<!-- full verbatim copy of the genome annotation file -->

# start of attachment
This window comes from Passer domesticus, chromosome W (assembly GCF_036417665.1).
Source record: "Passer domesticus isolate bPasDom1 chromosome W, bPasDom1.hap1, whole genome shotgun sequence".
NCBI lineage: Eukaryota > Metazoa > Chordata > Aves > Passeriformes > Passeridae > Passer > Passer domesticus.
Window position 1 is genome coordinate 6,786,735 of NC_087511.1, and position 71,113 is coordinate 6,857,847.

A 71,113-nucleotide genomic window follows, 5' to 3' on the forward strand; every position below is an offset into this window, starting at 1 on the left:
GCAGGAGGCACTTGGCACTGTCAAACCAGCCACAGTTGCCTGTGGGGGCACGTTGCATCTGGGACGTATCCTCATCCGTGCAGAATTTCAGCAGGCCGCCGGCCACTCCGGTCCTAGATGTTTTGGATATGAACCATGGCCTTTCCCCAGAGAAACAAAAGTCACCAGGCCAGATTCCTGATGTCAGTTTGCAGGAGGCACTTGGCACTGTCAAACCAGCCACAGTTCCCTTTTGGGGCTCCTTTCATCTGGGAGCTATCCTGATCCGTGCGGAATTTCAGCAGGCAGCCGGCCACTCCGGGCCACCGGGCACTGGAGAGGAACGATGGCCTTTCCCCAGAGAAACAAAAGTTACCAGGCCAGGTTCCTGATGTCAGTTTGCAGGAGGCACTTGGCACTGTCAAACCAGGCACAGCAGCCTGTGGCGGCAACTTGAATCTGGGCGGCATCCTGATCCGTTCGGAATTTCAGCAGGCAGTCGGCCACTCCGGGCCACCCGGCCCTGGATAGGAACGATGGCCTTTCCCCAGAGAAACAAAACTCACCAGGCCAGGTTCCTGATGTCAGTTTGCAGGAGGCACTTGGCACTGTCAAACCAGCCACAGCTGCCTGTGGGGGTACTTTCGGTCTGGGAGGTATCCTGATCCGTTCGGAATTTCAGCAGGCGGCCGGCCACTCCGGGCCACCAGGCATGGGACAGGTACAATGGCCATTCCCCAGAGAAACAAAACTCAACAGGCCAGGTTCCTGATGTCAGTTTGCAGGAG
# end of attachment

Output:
This window comes from Passer domesticus, chromosome W (assembly GCF_036417665.1).
Source record: "Passer domesticus isolate bPasDom1 chromosome W, bPasDom1.hap1, whole genome shotgun sequence".
NCBI lineage: Eukaryota > Metazoa > Chordata > Aves > Passeriformes > Passeridae > Passer > Passer domesticus.
Window position 1 is genome coordinate 6,786,735 of NC_087511.1, and position 71,113 is coordinate 6,857,847.

A 71,113-nucleotide genomic window follows, 5' to 3' on the forward strand; every position below is an offset into this window, starting at 1 on the left:
GCAGGAGGCACTTGGCACTGTCAAACCAGCCACAGTTGCCTGTGGGGGCACGTTGCATCTGGGACGTATCCTCATCCGTGCAGAATTTCAGCAGGCCGCCGGCCACTCCGGTCCTAGATGTTTTGGATATGAACCATGGCCTTTCCCCAGAGAAACAAAAGTCACCAGGCCAGATTCCTGATGTCAGTTTGCAGGAGGCACTTGGCACTGTCAAACCAGCCACAGTTCCCTTTTGGGGCTCCTTTCATCTGGGAGCTATCCTGATCCGTGCGGAATTTCAGCAGGCAGCCGGCCACTCCGGGCCACCGGGCACTGGAGAGGAACGATGGCCTTTCCCCAGAGAAACAAAAGTTACCAGGCCAGGTTCCTGATGTCAGTTTGCAGGAGGCACTTGGCACTGTCAAACCAGGCACAGCAGCCTGTGGCGGCAACTTGAATCTGGGCGGCATCCTGATCCGTTCGGAATTTCAGCAGGCAGTCGGCCACTCCGGGCCACCCGGCCCTGGATAGGAACGATGGCCTTTCCCCAGAGAAACAAAACTCACCAGGCCAGGTTCCTGATGTCAGTTTGCAGGAGGCACTTGGCACTGTCAAACCAGCCACAGCTGCCTGTGGGGGTACTTTCGGTCTGGGAGGTATCCTGATCCGTTCGGAATTTCAGCAGGCGGCCGGCCACTCCGGGCCACCAGGCATGGGACAGGTACAATGGCCATTCCCCAGAGAAACAAAACTCAACAGGCCAGGTTCCTGATGTCAGTTTGCAGGAG